A few days later, when we were on a tour of Prague, our Czech guide was careful about what she said about Havel. According to her, as a dissident dramatist, he was not that widely known by the Czech people. The unstated suggestion was that Havel was not highly respected, but she did acknowledge that Czechs took pride in his being celebrated in the West, which raised her country’s profile on the international scene. Based on my later reading, most people, both Czechs and especially Slovaks, wanted Dubcek, the symbol of the Prague Spring and much more widely known, to be president of Czechoslovakia. What many people may not know is that Havel and Dubcek made an agreement that they would rotate the presidency: Havel would serve a term followed by Dubcek. Tragically, in 1992 Dubcek died in a car accident. There was speculation that he had been murdered, but the Slovak Interior Ministry investigated and offered what appears to be irrefutable evidence that Dubcek's death was indeed accidental. Its findings did not deter the online conspiracy theories. Some of us can attest to Czech tour guides' indulging in similar bizarre fantasies about Havel, including the preposterous claim that his family built its fortune on the backs of persecuted Jews during the war. It would be easy to dismiss these far-fetched notions, but they do attest to the belief that some Czechs are far less enamoured of Havel than North Americans, who generally believe that he was a courageous, decent, good-humoured writer and public official who went to prison for his beliefs and moved the country forward toward a democratic, pluralistic society.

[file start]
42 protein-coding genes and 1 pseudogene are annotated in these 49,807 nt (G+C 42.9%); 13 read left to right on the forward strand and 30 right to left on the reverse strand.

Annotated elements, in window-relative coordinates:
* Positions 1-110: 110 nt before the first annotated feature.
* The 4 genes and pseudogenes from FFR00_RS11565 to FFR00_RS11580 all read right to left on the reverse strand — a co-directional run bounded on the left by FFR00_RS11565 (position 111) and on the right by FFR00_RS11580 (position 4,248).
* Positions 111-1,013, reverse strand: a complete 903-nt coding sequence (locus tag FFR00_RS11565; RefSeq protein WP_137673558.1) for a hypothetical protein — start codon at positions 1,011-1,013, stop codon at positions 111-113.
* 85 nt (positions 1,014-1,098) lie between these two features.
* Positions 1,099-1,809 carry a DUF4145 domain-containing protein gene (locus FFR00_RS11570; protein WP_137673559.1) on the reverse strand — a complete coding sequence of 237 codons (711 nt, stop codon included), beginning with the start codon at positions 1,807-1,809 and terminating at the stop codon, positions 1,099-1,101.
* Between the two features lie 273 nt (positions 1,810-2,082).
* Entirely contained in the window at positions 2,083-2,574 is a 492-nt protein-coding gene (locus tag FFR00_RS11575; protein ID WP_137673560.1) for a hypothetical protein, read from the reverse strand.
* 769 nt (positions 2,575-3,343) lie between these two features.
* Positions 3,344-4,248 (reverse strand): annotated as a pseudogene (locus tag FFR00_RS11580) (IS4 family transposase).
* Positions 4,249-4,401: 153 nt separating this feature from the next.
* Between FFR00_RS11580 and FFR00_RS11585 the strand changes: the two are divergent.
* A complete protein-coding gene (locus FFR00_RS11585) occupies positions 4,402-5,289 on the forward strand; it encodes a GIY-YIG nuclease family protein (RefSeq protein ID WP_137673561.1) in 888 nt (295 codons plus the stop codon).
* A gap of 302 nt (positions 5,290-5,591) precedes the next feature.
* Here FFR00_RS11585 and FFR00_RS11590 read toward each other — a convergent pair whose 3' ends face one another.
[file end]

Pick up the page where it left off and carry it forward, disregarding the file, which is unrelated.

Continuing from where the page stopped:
In Vienna, we heard again an overview of history from the Romans to the present that was billed as “Timeless Vienna.” Two impressions stand out. Twice, once in the sixteenth century and again in 1683, the Ottomans tried and failed to seize Vienna – leaving behind their coffee beans. The second date is significant because it marked the end of the Turkish advance westward, the beginning of its decline along the Danube and the birth of an early form of nationalism, a phenomenon the Bulgarian lecturer had earlier commented upon. Although it was never stated, I continued to wonder whether the years of Ottoman rule impinge, if only subliminally, on the minds of people today in terms of their attitudes toward Muslims.